Build Peace Fellows 2016 – 2017

The 2016 – 2017 Build Peace Fellows program supported 3 teams working in Myanmar, Bosnia and Pakistan. This program was funded by PeaceNexus.

Diana Dajer

Diana is a Colombian lawyer specialized in administrative law, and a PhD candidate of Socio-Legal Studies at the University of Oxford. Her research focuses on the interaction between citizen participation, technology and peacebuilding in Colombia, using participatory budgeting as case study.

As a Build Peace Fellow, Diana created a web platform called “Nuestro Desarrollo” (“Our Development”) that provides information to the public about the participatory budgeting process run by the Medellín’s Town Hall. The agreements reached so far by the Government and FARC guerrilla in the Colombian peace process emphasize the construction of peace at the local level through active citizen participation, including participatory budgeting. Diana is working with the Medellín City Council to pilot the tool in ways that help foster reconciliation and the creation of a stronger democracy in the Colombian peacebuilding scenario.

“The past months have been highly challenging for participatory peacebuilding initiatives in Colombia, but the project has given me a critical and long-term approach to understand the situation and try to find meaningful context-based approaches to tackle polarization and build a more cohesive society. Likewise, since the project is part of a PhD research, it has contributed to shape the academic debate towards it.”

Jean Marie Ndihokubwayo

Author, director and producer, Jean Marie is an Audiovisual Researcher at CENAP (Centre d’Alerte et de Prévention des Conflits), a peacebuilding organization in Burundi and a partner of Interpeace.In 2009, Jean Marie created his own company, “Netty Communications”, and produced several movies including “Taxi Love”, “Le Rencard” which together won over 6 awards. Recently, with Pascal Capitolin, he co-directed “I Mashoka”, the second Burundian feature film to be recognized in the international arena.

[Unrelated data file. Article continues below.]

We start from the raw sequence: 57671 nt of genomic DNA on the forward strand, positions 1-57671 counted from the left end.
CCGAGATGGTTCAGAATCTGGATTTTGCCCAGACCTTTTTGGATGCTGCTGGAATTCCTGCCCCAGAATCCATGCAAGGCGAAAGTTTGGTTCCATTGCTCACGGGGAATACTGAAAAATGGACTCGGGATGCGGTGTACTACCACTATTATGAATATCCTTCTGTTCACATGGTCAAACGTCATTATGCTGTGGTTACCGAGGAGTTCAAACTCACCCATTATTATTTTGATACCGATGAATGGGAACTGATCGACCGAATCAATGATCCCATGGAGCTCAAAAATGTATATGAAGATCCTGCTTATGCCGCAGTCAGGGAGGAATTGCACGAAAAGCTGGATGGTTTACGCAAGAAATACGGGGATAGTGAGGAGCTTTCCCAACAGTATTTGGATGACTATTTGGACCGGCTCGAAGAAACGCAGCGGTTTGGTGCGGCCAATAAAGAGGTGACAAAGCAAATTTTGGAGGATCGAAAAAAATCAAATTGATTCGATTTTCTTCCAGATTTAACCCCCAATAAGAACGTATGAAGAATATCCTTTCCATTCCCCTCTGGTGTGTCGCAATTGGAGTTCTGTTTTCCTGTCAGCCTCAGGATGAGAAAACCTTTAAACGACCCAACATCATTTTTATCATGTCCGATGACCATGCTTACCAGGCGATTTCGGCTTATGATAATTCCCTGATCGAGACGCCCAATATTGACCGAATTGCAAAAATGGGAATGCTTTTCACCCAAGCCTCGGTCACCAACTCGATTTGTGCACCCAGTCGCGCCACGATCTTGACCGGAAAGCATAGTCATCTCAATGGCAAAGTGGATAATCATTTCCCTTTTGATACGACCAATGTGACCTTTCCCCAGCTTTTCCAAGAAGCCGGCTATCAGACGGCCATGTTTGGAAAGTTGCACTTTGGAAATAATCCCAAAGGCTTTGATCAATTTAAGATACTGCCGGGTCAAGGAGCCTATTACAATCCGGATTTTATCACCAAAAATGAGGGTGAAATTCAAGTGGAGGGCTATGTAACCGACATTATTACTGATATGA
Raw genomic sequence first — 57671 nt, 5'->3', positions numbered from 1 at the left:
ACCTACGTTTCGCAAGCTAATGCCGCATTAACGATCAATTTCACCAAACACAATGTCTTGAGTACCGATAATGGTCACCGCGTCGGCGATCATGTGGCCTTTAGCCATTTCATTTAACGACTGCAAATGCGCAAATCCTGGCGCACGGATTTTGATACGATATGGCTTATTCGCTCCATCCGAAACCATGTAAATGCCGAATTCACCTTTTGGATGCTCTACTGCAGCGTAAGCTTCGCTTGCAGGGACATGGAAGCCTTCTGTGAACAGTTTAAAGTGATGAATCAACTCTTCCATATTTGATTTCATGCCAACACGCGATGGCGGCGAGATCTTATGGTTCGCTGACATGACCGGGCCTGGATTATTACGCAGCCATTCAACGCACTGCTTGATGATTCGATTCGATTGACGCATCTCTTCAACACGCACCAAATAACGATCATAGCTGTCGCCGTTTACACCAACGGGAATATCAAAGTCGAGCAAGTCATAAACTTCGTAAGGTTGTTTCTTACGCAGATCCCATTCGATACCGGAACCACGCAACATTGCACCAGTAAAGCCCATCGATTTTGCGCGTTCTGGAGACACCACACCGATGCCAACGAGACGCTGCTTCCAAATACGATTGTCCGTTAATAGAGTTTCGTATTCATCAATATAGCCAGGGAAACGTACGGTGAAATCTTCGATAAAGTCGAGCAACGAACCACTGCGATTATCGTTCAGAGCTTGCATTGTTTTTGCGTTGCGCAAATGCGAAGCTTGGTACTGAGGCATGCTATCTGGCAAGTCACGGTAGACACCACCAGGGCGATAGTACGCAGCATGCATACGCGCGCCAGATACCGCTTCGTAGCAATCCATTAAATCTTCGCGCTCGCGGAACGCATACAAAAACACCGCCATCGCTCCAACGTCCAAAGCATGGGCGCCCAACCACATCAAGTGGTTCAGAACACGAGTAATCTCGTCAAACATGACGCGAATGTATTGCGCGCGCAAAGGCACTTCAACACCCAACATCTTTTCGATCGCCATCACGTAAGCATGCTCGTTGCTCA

CENAP is currently conducting a mixed method participatory action research process on Burundian youth’s vision for their country’s future. They are using qualitative (focus groups) discussions and quantitative (survey) data to support dialogue processes on various issues raised by the research. As a Build Peace Fellow, Jean Marie created an online participatory analysis tool to display the quantitative survey data CENAP collected on Burundian youth’s aspirations for the future. It is currently available as a web-based, password protected platform that contains and visualises all the survey data.

Now my organization is aware that technology can help being effective. Most of all, my colleagues understood that with tech tools, we can achieve our objective of helping different stakeholders to participate and engage in dialogue. They saw also that introducing a technology tool is also a process.

Maude Morrison

Maude managed the Early Warning Early Response (EWER) Program for the Center for Diversity and National Harmony (CDNH), a local NGO focused on reducing communal violence and promoting social harmony. She has a BA from the University of Oxford and an MA from the Johns Hopkins School of Advanced International Studies (SAIS).

The CDNH team currently has a manual process to track rumors of communal violence from a network of approximately 100 local informants who they call on a regular basis. As a Build Peace Fellow, Maude created a rumor tracking app for Android phones. The app is fully functional and currently only available to members of CDNH’s local network. Unlike other reporting apps, the rumor tracker prompts users to check other rumors reported in their area prior to reporting a new rumor, thus avoiding duplication and encouraging users to build upon each others’ information.

In an early evaluation of the pilot, one of the participants wrote ‘I feel like a peacemaker when reporting and analyzing the news on the app’. Another wrote ‘when using the app, I feel like I am doing peacebuilding for Myanmar’. It was exciting to see that they considered this tool a part of peacebuilding and that it had the potential to make them feel empowered and part of a broader movement.